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Waist Size Shown to Be More Predictive of Coronary Artery Disease Than Overall Body Weight in Postmenopausal Women


When assessing risk for coronary artery disease, excess stomach fat represents the greatest indicator, not overall body mass index, according to a new study.

Central obesity assessed by waist circumference (WC) was associated with obstructive coronary artery disease (CAD) in postmenopausal women, while overall body mass index (BMI) was not, according to a study published last week in Menopause, the journal of The North American Menopause Society.

In the study, researchers sought to investigate the association between obesity type and obstructive CAD. A total of 659 women aged older than 55 years with chest pain undergoing invasive coronary angiography in suspicion of CAD were studied. Obesity is measured through 2 assessments, BMI and WC, but prior studies have not confirmed which type of obesity is more significant in the development of CAD.

Data was derived from the prospective and nationwide registry database Korean Women’s Chest Pain Registry, which assesses the clinical characteristics and outcomes of CAD in Korean women. The angiographic findings were utilized to define obesity levels in these women:

  • Obstructive CAD defined as ≥50% diameter stenosis with any major epicardial coronary artery
  • Overall obesity defined as BMI ≥25 kg/m2
  • Central Obesity defined as WC ≥85 cm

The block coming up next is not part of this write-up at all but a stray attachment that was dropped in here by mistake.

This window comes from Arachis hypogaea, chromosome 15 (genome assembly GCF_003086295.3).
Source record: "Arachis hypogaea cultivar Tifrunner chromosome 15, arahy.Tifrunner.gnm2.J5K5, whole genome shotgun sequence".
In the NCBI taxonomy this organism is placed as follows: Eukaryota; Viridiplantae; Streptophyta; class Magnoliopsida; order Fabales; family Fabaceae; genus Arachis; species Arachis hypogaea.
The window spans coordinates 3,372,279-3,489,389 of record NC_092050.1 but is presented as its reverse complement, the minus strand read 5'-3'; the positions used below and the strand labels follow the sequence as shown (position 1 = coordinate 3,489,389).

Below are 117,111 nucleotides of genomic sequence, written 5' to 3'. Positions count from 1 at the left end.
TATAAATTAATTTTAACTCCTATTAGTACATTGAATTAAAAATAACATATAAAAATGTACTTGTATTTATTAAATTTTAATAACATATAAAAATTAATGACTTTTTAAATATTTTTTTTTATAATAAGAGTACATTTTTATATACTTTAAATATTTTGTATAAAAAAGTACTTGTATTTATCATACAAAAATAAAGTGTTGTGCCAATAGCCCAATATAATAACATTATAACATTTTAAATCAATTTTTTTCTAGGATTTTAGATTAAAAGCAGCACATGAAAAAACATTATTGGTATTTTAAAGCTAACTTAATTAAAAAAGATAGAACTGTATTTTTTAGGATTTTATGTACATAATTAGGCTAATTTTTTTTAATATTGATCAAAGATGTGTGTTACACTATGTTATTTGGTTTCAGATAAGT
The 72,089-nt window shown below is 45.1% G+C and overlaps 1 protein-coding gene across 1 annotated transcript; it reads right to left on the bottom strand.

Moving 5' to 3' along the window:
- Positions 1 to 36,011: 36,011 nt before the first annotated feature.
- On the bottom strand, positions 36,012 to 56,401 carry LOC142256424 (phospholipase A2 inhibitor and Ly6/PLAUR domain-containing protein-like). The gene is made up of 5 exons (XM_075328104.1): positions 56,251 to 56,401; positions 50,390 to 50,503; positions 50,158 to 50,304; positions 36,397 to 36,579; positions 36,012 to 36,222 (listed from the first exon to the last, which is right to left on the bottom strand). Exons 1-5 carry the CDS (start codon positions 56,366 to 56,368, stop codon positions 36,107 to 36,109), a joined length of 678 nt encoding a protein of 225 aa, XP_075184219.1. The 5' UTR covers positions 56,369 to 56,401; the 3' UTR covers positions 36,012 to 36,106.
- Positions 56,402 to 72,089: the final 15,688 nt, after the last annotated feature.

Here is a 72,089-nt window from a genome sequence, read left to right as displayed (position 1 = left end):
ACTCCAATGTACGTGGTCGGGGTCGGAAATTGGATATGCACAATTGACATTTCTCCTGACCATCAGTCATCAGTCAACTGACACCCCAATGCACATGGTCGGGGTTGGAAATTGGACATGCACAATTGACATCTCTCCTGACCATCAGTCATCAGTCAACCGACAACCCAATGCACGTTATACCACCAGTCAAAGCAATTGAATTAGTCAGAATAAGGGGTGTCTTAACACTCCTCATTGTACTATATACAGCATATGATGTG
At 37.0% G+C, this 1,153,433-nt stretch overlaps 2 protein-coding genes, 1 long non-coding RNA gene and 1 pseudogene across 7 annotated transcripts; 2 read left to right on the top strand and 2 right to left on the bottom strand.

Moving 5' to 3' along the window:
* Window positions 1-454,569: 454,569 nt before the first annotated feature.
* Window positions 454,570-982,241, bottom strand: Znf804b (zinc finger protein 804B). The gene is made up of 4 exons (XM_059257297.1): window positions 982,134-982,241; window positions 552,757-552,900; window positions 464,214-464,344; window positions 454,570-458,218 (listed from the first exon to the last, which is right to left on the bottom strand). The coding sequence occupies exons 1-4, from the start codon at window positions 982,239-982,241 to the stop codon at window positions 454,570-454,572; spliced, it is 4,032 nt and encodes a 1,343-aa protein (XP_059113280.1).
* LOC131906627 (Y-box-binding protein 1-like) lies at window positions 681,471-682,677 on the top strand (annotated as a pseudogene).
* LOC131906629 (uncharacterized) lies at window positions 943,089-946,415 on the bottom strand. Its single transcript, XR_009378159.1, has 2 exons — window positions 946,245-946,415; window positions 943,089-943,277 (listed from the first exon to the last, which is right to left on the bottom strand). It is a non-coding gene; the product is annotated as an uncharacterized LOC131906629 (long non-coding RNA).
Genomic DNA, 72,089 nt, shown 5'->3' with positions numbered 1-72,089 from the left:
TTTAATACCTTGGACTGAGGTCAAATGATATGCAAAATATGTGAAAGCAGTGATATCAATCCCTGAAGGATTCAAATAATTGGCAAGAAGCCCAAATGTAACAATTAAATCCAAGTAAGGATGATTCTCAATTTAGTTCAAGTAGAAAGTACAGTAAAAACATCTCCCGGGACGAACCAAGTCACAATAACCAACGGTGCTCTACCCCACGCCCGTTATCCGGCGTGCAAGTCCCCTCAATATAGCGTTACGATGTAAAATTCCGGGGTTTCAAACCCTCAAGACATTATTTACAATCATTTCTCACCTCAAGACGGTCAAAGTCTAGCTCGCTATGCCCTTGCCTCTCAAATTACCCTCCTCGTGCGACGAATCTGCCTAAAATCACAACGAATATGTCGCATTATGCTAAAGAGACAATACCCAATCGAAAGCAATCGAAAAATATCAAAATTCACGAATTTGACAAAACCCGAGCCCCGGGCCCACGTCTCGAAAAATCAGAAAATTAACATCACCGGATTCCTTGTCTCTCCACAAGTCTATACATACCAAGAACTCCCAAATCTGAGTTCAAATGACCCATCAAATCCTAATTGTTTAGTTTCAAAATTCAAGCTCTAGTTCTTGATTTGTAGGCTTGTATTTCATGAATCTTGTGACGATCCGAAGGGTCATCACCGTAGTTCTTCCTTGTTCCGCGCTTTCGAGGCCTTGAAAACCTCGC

Research revealed that 311 (47.2%) women in the study had obstructive CAD. When measuring for incidence and BMI in participants with and without obstructive CAD, there was no significant difference in overall obesity (44.6% vs 48.5%; P = .340) or BMI (P = .373). Women with central obesity, however, exhibited a significantly higher prevalence of CAD than those without (55% vs 41%; P = .001). After conducting a multivariable analysis, central obesity was associated with obstructive CAD (odds ratio=1.61; 95% CI, 1.10-2.34; P = .013), while overall obesity was not (P = .228).

Stephanie Faubion, MD, NAMS medical director, in a statement highlighted the stark difference of fat distribution found in the study in association to CAD risk. “The findings of the study are consistent with what we know about the detrimental effects of central obesity. Not all fat is the same, and central obesity is particularly dangerous because it is associated with risk for heart disease, the number 1 killer of women,” he said.

Central obesity has been shown in the past to be more indicative of health issues, with an article posted last month correlating postmenopausal women with normal-weight central obesity to a heightened risk of mortality, cardiovascular disease, and cancer. As mentioned in the article, normal-weight women who revealed no risk in the BMI assessment were shown to exhibit significant risk of mortality for these diseases, which highlights the importance of utilizing WC.

While associations between WC and CAD were found in the study, the findings do have limitations. Researchers considered women over the age of 55 to be postmenopausal, but there is a possibility that some Korean women were still premenopausal. The additional focus solely on Korean women restricts associations to this group, which may not be applicable to other populations. Cross-sectional analysis also could not confirm a causal relationship between obesity and CAD, which warrants further investigation.

“Identifying women with excess abdominal fat, even with a normal BMI, is important so that lifestyle interventions can be implemented,” said Faubion.


Cho JH, Kim HL, Kim MA, et al. Association between obesity type and obstructive coronary artery disease in stable symptomatic postmenopausal women. [published online August 28, 2019]. Menopause. doi: 10.1097/GME.0000000000001392.

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